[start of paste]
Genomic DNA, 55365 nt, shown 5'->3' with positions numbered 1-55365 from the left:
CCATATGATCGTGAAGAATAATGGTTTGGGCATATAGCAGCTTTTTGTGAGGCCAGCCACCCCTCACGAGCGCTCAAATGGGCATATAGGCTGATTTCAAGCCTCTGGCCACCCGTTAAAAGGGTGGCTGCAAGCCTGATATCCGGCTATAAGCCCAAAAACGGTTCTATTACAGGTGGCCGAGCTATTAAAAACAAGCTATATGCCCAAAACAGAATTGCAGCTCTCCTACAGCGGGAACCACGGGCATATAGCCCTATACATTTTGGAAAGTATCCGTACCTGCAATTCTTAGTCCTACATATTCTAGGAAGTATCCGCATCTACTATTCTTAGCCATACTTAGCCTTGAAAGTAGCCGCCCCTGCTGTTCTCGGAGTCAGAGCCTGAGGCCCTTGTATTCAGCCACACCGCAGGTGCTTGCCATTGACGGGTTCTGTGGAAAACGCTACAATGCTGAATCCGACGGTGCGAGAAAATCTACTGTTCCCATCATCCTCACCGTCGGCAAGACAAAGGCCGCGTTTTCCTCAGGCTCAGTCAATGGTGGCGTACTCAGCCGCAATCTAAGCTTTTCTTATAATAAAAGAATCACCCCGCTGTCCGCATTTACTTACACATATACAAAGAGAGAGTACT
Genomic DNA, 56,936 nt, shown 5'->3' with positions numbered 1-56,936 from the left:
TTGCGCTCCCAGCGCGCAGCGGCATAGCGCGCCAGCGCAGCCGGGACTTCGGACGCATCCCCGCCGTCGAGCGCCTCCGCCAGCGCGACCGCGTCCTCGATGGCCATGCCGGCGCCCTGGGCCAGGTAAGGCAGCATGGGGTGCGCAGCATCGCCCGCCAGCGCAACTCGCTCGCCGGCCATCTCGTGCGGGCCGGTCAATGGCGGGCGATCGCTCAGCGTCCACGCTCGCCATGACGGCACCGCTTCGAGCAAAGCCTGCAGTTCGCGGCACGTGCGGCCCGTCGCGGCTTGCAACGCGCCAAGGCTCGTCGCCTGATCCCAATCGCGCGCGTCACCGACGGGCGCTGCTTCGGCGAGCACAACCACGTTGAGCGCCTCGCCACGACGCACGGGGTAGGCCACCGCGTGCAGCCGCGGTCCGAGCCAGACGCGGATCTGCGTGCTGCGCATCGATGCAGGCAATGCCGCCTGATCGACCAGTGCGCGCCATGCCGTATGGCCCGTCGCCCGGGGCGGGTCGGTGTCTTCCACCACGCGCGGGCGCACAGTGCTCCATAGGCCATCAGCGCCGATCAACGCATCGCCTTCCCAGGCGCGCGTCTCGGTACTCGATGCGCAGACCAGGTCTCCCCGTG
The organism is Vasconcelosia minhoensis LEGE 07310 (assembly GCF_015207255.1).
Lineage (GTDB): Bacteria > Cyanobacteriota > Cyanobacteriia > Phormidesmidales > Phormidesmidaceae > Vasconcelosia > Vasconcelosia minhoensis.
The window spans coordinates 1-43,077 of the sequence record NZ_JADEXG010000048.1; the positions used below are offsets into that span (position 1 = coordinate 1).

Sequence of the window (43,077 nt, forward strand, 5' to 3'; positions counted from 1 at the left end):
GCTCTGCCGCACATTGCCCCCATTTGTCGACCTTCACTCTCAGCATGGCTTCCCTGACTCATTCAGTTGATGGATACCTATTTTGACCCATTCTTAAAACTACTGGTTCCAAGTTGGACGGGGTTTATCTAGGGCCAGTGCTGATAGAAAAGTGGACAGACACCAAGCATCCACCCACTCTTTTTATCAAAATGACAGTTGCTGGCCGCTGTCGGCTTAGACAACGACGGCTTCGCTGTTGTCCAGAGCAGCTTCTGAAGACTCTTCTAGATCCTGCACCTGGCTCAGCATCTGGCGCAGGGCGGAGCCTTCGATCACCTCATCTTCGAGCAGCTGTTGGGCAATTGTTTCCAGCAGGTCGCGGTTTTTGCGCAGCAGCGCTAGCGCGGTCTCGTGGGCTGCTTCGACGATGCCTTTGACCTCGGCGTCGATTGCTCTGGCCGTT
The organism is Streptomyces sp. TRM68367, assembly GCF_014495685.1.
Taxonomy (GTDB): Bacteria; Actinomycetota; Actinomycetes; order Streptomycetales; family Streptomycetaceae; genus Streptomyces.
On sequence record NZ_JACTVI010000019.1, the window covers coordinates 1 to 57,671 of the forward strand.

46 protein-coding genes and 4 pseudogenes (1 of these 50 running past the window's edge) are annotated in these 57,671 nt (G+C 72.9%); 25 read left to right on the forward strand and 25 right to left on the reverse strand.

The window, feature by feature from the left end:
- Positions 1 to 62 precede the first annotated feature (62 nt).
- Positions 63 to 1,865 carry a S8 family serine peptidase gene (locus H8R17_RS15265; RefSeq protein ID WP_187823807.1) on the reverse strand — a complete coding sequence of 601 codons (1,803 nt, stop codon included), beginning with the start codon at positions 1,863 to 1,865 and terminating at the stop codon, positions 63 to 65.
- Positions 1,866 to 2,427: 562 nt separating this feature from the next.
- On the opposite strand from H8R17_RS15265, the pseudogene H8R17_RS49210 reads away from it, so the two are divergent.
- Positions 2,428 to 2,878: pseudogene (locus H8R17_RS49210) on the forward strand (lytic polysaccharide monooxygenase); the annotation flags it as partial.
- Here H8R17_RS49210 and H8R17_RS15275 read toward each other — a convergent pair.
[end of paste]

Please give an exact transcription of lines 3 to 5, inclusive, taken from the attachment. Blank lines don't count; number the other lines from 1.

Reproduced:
Genomic DNA, 56,936 nt, shown 5'->3' with positions numbered 1-56,936 from the left:
TTGCGCTCCCAGCGCGCAGCGGCATAGCGCGCCAGCGCAGCCGGGACTTCGGACGCATCCCCGCCGTCGAGCGCCTCCGCCAGCGCGACCGCGTCCTCGATGGCCATGCCGGCGCCCTGGGCCAGGTAAGGCAGCATGGGGTGCGCAGCATCGCCCGCCAGCGCAACTCGCTCGCCGGCCATCTCGTGCGGGCCGGTCAATGGCGGGCGATCGCTCAGCGTCCACGCTCGCCATGACGGCACCGCTTCGAGCAAAGCCTGCAGTTCGCGGCACGTGCGGCCCGTCGCGGCTTGCAACGCGCCAAGGCTCGTCGCCTGATCCCAATCGCGCGCGTCACCGACGGGCGCTGCTTCGGCGAGCACAACCACGTTGAGCGCCTCGCCACGACGCACGGGGTAGGCCACCGCGTGCAGCCGCGGTCCGAGCCAGACGCGGATCTGCGTGCTGCGCATCGATGCAGGCAATGCCGCCTGATCGACCAGTGCGCGCCATGCCGTATGGCCCGTCGCCCGGGGCGGGTCGGTGTCTTCCACCACGCGCGGGCGCACAGTGCTCCATAGGCCATCAGCGCCGATCAACGCATCGCCTTCCCAGGCGCGCGTCTCGGTACTCGATGCGCAGACCAGGTCTCCCCGTG
The organism is Vasconcelosia minhoensis LEGE 07310 (assembly GCF_015207255.1).